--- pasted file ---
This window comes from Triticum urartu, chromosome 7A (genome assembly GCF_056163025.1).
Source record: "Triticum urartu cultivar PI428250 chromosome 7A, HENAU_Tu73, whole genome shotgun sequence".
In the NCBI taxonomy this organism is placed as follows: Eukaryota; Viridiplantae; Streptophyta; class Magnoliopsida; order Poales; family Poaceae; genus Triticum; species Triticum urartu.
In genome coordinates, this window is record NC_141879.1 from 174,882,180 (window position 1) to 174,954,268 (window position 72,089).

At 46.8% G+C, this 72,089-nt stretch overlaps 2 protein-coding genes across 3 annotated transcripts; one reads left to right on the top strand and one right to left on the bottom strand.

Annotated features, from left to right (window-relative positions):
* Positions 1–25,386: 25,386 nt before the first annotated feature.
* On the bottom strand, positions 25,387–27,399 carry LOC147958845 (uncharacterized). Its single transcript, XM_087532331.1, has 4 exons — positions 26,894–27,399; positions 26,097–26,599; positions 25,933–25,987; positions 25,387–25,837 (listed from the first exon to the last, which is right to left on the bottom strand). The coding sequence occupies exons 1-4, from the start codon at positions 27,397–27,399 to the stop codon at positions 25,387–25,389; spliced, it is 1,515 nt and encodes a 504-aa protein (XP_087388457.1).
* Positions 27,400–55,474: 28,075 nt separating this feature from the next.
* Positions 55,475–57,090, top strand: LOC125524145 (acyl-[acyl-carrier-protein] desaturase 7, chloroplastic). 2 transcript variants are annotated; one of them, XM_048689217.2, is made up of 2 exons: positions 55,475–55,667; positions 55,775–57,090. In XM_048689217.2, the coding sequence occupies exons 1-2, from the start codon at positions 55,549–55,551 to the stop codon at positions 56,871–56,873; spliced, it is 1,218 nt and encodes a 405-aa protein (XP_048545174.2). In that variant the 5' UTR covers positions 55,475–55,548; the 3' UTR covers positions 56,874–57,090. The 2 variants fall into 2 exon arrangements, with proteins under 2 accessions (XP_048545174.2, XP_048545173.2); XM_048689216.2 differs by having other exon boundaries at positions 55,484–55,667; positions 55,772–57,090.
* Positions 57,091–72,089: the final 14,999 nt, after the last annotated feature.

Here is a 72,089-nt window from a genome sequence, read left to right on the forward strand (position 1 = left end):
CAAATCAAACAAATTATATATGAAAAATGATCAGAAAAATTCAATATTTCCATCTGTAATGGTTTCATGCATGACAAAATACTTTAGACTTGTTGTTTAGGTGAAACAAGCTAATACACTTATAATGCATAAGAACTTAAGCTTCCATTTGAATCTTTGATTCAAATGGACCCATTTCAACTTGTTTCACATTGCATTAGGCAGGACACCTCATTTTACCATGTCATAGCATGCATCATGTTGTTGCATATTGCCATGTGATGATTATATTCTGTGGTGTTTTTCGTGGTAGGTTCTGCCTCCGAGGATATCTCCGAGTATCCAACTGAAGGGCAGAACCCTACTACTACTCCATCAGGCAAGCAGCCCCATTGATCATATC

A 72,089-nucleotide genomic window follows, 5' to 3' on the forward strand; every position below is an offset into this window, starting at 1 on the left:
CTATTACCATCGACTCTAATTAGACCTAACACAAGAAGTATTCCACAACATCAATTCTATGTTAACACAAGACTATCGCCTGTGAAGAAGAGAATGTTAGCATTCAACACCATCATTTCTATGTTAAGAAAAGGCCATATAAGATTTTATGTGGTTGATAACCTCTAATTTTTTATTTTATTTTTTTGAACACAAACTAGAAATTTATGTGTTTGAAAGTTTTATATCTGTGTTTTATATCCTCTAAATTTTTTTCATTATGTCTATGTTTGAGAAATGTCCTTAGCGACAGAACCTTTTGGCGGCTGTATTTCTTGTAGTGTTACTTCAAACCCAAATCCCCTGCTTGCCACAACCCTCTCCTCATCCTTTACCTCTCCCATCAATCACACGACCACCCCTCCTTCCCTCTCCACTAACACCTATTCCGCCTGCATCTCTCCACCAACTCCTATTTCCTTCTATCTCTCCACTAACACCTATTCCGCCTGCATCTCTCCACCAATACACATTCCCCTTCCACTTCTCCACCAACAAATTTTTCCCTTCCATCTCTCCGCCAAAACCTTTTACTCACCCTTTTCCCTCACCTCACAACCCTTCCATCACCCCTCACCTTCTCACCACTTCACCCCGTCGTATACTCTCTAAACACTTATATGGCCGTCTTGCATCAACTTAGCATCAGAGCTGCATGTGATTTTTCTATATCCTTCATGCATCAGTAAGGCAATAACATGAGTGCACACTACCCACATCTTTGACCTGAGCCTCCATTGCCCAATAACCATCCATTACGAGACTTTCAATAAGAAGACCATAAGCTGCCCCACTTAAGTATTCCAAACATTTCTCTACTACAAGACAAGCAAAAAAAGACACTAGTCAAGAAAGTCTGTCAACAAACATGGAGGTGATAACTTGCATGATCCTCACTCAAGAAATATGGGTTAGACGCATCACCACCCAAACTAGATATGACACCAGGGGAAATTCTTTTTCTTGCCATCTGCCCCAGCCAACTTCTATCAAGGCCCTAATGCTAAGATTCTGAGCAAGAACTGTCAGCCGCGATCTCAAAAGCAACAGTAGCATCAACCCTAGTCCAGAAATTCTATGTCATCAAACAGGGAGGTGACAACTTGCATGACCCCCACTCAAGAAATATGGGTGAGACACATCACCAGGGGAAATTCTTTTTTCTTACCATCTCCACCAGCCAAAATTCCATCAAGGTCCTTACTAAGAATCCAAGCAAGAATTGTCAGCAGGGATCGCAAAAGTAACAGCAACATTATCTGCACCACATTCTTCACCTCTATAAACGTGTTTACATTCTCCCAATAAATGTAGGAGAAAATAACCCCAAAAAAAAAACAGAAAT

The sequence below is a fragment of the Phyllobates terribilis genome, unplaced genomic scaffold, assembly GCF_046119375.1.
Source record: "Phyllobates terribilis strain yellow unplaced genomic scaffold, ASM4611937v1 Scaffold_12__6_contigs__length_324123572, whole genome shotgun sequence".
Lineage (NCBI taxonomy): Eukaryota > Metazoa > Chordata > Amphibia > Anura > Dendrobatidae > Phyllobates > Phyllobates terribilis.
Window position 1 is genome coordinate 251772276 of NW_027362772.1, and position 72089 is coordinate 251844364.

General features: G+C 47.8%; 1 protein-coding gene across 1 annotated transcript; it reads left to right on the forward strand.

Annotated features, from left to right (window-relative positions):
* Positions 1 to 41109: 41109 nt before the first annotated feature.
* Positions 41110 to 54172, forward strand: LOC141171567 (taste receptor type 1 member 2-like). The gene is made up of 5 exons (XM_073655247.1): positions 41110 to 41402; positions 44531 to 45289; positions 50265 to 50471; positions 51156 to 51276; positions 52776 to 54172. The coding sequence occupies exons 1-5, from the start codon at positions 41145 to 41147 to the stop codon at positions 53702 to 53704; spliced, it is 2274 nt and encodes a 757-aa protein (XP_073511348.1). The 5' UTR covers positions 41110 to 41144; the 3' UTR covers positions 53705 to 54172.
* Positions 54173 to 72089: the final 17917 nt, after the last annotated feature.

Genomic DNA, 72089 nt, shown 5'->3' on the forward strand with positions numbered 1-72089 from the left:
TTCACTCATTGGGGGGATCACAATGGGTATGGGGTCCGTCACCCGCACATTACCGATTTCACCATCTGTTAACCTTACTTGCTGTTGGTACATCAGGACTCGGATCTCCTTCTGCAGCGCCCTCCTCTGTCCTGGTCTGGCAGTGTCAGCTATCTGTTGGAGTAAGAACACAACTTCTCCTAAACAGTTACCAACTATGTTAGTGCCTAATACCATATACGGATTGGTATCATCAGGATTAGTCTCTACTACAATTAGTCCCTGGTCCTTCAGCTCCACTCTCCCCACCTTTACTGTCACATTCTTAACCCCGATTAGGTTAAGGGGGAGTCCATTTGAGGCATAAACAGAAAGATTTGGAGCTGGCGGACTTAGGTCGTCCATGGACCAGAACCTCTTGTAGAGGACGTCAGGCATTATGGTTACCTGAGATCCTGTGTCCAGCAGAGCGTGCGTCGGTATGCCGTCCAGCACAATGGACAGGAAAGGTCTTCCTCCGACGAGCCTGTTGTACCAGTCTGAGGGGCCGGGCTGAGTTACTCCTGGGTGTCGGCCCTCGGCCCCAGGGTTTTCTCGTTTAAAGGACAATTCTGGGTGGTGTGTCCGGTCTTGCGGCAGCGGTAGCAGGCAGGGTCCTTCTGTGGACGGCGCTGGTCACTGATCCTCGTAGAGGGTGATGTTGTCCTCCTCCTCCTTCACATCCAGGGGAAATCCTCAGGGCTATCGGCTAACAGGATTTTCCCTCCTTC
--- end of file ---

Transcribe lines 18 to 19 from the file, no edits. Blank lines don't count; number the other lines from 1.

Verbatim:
Lineage (NCBI taxonomy): Eukaryota > Metazoa > Chordata > Amphibia > Anura > Dendrobatidae > Phyllobates > Phyllobates terribilis.
Window position 1 is genome coordinate 251772276 of NW_027362772.1, and position 72089 is coordinate 251844364.